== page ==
Presentation #106.34 in the session “AGN (Poster)”.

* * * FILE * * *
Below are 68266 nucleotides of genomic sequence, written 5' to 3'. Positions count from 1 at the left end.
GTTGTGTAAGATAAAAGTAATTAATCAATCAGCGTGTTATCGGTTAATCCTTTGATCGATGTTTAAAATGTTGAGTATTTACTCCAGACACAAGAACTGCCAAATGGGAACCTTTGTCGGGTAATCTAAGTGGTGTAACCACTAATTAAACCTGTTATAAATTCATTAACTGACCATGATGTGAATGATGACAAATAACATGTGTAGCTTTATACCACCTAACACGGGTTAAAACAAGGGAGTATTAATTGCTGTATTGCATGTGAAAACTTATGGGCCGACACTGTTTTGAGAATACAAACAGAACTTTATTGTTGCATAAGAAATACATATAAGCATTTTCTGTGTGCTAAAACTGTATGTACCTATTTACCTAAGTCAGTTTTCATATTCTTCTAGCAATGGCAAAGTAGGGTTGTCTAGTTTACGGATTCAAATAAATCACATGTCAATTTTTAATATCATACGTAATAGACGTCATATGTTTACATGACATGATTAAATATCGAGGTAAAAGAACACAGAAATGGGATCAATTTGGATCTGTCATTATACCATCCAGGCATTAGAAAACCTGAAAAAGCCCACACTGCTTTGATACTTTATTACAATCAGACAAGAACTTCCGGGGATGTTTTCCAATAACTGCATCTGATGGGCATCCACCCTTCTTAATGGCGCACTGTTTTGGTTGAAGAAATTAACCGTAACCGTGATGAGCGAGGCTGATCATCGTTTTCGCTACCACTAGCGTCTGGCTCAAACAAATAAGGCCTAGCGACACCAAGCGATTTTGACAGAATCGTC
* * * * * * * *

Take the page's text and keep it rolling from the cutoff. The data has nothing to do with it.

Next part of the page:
Accreting supermassive black holes at the center of galaxies are sometimes capable of powering extreme relativistic jets. When pointed close to our line of sight, these are called blazars. The jet’s peculiar orientation makes these monsters shine as bright as a hundred trillion Suns and enables us to find them at the dawn of time, when the universe was barely 1-2 billion years old. Finding more such sources and understanding their evolution is key to set robust constraints on the evolution of jets and supermassive black holes through cosmic time. The all-sky Swift-BAT instrument has enabled us to find the farthest and most luminous of these objects at hard X-rays. Using the latest 105 months BAT catalog, we were able to derive the most up-to-date blazar X-ray luminosity function, and to understand how this source class evolves through cosmic time. In this talk, I will present the most recent results on the evolution of the most powerful persistent objects in the universe, and highlight the prospect for MeV blazars science in view of a future all-sky MeV mission.